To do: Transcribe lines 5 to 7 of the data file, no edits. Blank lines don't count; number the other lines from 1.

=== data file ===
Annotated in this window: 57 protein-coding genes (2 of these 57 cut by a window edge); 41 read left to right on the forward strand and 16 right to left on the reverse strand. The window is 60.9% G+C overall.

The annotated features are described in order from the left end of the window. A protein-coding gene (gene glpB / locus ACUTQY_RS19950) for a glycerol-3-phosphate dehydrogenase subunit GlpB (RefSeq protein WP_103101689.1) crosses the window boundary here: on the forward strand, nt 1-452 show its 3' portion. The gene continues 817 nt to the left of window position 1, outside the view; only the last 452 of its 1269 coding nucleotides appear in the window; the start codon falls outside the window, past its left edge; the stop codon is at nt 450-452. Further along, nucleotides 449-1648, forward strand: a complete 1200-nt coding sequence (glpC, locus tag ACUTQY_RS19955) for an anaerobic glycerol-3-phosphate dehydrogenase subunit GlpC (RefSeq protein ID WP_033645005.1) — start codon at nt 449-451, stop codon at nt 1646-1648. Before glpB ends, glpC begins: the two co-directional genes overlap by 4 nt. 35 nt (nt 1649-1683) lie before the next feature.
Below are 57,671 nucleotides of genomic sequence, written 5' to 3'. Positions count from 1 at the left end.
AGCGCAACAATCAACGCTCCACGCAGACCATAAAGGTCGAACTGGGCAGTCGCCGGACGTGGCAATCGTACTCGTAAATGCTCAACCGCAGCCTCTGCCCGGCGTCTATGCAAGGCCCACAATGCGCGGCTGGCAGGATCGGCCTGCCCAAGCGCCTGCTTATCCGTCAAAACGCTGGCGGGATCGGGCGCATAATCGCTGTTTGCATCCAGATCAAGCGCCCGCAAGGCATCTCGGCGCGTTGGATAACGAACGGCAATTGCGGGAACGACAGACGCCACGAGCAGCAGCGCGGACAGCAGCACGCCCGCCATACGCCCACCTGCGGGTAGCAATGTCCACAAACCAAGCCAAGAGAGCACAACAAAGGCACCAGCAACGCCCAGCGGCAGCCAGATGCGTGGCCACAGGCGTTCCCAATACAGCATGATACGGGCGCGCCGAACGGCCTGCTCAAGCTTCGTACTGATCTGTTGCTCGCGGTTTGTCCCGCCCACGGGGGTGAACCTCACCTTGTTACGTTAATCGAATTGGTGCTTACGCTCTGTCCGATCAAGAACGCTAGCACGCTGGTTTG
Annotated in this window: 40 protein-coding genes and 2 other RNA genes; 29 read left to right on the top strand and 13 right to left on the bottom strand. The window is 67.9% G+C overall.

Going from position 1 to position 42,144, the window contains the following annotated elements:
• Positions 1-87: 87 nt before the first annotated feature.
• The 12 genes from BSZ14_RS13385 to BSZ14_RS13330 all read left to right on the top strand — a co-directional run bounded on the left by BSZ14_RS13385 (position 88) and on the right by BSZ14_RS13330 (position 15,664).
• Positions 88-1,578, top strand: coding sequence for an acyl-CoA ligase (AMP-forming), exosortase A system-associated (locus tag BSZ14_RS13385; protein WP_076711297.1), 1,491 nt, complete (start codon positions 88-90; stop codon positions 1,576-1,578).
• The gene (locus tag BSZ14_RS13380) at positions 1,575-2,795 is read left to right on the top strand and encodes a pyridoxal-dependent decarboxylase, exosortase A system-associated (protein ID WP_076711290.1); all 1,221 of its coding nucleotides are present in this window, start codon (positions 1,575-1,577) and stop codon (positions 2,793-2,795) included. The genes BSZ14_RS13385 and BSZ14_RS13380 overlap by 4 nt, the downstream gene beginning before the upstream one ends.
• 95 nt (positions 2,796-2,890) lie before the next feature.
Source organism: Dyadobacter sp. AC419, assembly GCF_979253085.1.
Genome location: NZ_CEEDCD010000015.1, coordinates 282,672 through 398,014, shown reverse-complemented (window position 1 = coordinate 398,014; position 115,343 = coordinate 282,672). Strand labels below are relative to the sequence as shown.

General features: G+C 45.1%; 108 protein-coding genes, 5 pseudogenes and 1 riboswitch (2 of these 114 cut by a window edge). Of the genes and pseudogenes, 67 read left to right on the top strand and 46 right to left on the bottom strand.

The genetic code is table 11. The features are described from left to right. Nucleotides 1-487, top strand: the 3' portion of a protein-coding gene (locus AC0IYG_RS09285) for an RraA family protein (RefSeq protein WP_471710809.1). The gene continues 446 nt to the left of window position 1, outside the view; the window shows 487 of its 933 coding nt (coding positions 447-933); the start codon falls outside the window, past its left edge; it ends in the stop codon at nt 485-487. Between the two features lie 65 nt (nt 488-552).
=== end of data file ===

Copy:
Annotated in this window: 40 protein-coding genes and 2 other RNA genes; 29 read left to right on the top strand and 13 right to left on the bottom strand. The window is 67.9% G+C overall.

Going from position 1 to position 42,144, the window contains the following annotated elements:
• Positions 1-87: 87 nt before the first annotated feature.